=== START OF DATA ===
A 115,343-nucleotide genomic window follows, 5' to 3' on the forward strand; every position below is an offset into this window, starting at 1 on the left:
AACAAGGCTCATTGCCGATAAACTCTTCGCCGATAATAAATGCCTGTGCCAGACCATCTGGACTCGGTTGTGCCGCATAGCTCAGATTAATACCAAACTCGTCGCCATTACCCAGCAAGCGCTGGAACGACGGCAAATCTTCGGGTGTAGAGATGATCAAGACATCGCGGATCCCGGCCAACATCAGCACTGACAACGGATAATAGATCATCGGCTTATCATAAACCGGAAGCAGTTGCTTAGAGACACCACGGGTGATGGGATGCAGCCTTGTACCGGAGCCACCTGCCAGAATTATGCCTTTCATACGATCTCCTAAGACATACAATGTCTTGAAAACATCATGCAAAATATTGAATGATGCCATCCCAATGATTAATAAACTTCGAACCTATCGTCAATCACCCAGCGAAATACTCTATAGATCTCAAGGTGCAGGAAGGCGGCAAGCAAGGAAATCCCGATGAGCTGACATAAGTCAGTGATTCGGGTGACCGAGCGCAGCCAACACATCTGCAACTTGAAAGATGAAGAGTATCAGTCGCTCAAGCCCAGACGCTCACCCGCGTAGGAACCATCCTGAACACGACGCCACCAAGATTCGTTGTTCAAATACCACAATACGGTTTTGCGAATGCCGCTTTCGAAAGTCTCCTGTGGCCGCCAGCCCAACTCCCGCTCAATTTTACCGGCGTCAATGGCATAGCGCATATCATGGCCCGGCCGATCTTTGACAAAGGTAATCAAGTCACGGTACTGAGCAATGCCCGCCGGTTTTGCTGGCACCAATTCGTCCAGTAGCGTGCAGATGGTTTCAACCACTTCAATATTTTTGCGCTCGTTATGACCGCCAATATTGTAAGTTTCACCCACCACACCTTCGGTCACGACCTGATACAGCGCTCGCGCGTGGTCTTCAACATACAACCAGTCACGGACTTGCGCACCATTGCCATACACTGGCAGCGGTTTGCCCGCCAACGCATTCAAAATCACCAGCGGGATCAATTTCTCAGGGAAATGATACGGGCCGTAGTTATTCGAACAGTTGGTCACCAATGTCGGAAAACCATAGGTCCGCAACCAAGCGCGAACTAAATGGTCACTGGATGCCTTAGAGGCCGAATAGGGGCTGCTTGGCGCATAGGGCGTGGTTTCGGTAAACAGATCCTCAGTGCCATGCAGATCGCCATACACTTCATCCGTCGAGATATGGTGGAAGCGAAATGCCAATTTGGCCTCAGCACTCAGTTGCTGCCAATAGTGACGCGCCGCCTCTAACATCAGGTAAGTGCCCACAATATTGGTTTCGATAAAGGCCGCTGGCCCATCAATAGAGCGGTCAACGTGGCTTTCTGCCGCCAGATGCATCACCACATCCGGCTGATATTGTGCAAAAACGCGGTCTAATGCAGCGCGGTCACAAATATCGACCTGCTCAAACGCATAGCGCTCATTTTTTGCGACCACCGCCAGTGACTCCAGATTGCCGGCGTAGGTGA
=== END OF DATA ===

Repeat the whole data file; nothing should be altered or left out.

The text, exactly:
A 115,343-nucleotide genomic window follows, 5' to 3' on the forward strand; every position below is an offset into this window, starting at 1 on the left:
AACAAGGCTCATTGCCGATAAACTCTTCGCCGATAATAAATGCCTGTGCCAGACCATCTGGACTCGGTTGTGCCGCATAGCTCAGATTAATACCAAACTCGTCGCCATTACCCAGCAAGCGCTGGAACGACGGCAAATCTTCGGGTGTAGAGATGATCAAGACATCGCGGATCCCGGCCAACATCAGCACTGACAACGGATAATAGATCATCGGCTTATCATAAACCGGAAGCAGTTGCTTAGAGACACCACGGGTGATGGGATGCAGCCTTGTACCGGAGCCACCTGCCAGAATTATGCCTTTCATACGATCTCCTAAGACATACAATGTCTTGAAAACATCATGCAAAATATTGAATGATGCCATCCCAATGATTAATAAACTTCGAACCTATCGTCAATCACCCAGCGAAATACTCTATAGATCTCAAGGTGCAGGAAGGCGGCAAGCAAGGAAATCCCGATGAGCTGACATAAGTCAGTGATTCGGGTGACCGAGCGCAGCCAACACATCTGCAACTTGAAAGATGAAGAGTATCAGTCGCTCAAGCCCAGACGCTCACCCGCGTAGGAACCATCCTGAACACGACGCCACCAAGATTCGTTGTTCAAATACCACAATACGGTTTTGCGAATGCCGCTTTCGAAAGTCTCCTGTGGCCGCCAGCCCAACTCCCGCTCAATTTTACCGGCGTCAATGGCATAGCGCATATCATGGCCCGGCCGATCTTTGACAAAGGTAATCAAGTCACGGTACTGAGCAATGCCCGCCGGTTTTGCTGGCACCAATTCGTCCAGTAGCGTGCAGATGGTTTCAACCACTTCAATATTTTTGCGCTCGTTATGACCGCCAATATTGTAAGTTTCACCCACCACACCTTCGGTCACGACCTGATACAGCGCTCGCGCGTGGTCTTCAACATACAACCAGTCACGGACTTGCGCACCATTGCCATACACTGGCAGCGGTTTGCCCGCCAACGCATTCAAAATCACCAGCGGGATCAATTTCTCAGGGAAATGATACGGGCCGTAGTTATTCGAACAGTTGGTCACCAATGTCGGAAAACCATAGGTCCGCAACCAAGCGCGAACTAAATGGTCACTGGATGCCTTAGAGGCCGAATAGGGGCTGCTTGGCGCATAGGGCGTGGTTTCGGTAAACAGATCCTCAGTGCCATGCAGATCGCCATACACTTCATCCGTCGAGATATGGTGGAAGCGAAATGCCAATTTGGCCTCAGCACTCAGTTGCTGCCAATAGTGACGCGCCGCCTCTAACATCAGGTAAGTGCCCACAATATTGGTTTCGATAAAGGCCGCTGGCCCATCAATAGAGCGGTCAACGTGGCTTTCTGCCGCCAGATGCATCACCACATCCGGCTGATATTGTGCAAAAACGCGGTCTAATGCAGCGCGGTCACAAATATCGACCTGCTCAAACGCATAGCGCTCATTTTTTGCGACCACCGCCAGTGACTCCAGATTGCCGGCGTAGGTGA